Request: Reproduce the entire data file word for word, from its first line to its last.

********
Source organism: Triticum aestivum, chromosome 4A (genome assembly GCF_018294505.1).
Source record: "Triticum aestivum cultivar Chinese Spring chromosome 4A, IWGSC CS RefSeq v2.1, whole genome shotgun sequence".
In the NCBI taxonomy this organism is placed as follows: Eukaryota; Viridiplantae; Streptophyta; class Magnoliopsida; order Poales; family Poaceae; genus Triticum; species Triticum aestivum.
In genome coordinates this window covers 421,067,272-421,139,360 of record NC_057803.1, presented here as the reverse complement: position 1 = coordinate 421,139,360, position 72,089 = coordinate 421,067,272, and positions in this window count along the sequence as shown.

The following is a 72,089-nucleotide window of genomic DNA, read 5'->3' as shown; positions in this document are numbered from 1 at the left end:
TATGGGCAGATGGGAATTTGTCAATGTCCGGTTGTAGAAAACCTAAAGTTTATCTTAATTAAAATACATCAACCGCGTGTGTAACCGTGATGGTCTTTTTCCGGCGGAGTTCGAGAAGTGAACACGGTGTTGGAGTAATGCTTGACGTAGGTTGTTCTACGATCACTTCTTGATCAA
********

Source organism: Triticum aestivum, chromosome 4A (genome assembly GCF_018294505.1).
Source record: "Triticum aestivum cultivar Chinese Spring chromosome 4A, IWGSC CS RefSeq v2.1, whole genome shotgun sequence".
In the NCBI taxonomy this organism is placed as follows: Eukaryota; Viridiplantae; Streptophyta; class Magnoliopsida; order Poales; family Poaceae; genus Triticum; species Triticum aestivum.
In genome coordinates this window covers 421,067,272-421,139,360 of record NC_057803.1, presented here as the reverse complement: position 1 = coordinate 421,139,360, position 72,089 = coordinate 421,067,272, and positions in this window count along the sequence as shown.

The following is a 72,089-nucleotide window of genomic DNA, read 5'->3' as shown; positions in this document are numbered from 1 at the left end:
TATGGGCAGATGGGAATTTGTCAATGTCCGGTTGTAGAAAACCTAAAGTTTATCTTAATTAAAATACATCAACCGCGTGTGTAACCGTGATGGTCTTTTTCCGGCGGAGTTCGAGAAGTGAACACGGTGTTGGAGTAATGCTTGACGTAGGTTGTTCTACGATCACTTCTTGATCAA